• Highlights an interracial couple, something that is also rarely seen and reflects my family. I wanted my daughter to grow up reading stories that have families that look like ours.

I thought literary agents were going to be knocking down my door to represent this book. Well quite the opposite happened. I forgot that money is the bottom line for most things and a “niche book” about breastfeeding set in the San Francisco Bay Area didn’t have a big enough market appeal. I did promise them I am working on all US Major cities but alas, no takers. So I am moving forward with self-publishing.

Self-publishing, I very quickly found out, is a huge expensive process. Especially a self-published thick board book as the pages need special handling and drying (who knew!?).  To help offset the costs of running the first large print of books, I discovered Kickstarter. A lovely crowdfunding platform I am using for pre-orders. Funds raised from the pre-order campaign will get this book printed and out to the masses. I get down right giddy to think that I am going to have a physical book I wrote and illustrated out in the world, a literal childhood dream come true.  

Even when my book becomes a physical reality there will still be a gap in the literature and media when it comes to showing breastfeeding. I hope my book is a start to a trend of picture books, TV shows, and movies showing babies being fed at the breasts.

If you want to learn more about the pre-order campaign you can click here. There are lots of goodies you get when you pre-order the book. For those of you who are international and interested in the book, for now, the E-book, PDF printable flashcards, and a refrigerator magnet with current human milk storage guidelines are what are available. International shipping for packages is tricky and expensive but can be done much easier and less expensive through Amazon or Etsy. When the physical books are printed I will work quickly to get them on the international market.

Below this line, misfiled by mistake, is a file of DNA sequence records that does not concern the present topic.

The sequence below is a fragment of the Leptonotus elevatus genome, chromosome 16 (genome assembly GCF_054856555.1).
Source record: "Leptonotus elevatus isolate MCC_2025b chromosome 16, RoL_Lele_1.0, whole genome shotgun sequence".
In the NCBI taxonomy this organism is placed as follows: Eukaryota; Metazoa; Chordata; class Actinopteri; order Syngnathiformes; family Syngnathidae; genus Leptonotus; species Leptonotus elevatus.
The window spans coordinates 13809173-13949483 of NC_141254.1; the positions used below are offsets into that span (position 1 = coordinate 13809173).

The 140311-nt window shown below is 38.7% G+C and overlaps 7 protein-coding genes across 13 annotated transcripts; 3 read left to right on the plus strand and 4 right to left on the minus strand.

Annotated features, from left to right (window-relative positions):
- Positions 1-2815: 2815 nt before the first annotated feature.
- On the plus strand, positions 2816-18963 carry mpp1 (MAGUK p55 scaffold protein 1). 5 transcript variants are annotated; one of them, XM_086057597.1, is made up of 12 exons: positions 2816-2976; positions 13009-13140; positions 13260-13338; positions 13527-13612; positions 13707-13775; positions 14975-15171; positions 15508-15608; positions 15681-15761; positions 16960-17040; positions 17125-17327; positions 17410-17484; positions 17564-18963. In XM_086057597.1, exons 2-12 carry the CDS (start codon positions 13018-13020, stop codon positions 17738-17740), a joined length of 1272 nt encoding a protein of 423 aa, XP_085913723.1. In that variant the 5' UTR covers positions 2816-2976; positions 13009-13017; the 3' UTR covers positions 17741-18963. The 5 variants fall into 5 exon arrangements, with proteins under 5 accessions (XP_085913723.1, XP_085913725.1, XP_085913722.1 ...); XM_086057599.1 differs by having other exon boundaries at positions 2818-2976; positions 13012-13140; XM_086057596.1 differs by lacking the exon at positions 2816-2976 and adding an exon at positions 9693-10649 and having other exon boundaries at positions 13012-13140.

If you know of children’s books that show a baby being breastfed please share. Let’s get a list going in the comments and support these books.

Jasmine Marquez, MPH, IBCLC can be found at BreastfedBaybies.com and on Instagram @BreastfedBaybies

The Realities of Breastfeeding

Gina Brocker is a documentary photographer based in Boston. Her photo essay, Latched On, depicts the realities of breastfeeding in our modern culture. It has just been published in Time and Globe and Mail.

Gina Brocker writes, “With my ten-month-old son strapped onto my front and camera in hand, I squeezed into Monica’s SUV. I began to document her feeding her sixteen-month-old daughter following the regular afternoon pick up of her older daughter. Marlin was snug in her lap nursing, while three-year-old Simona climbed to the front of the car to see what other entertainment she could find. Kids songs played on the speakers and the cracked windows let just enough breeze in. They were parked outside the Arnold Arboretum, in Boston, hoping to take advantage of the spring weather.” 
Gine Brocker Lacthed On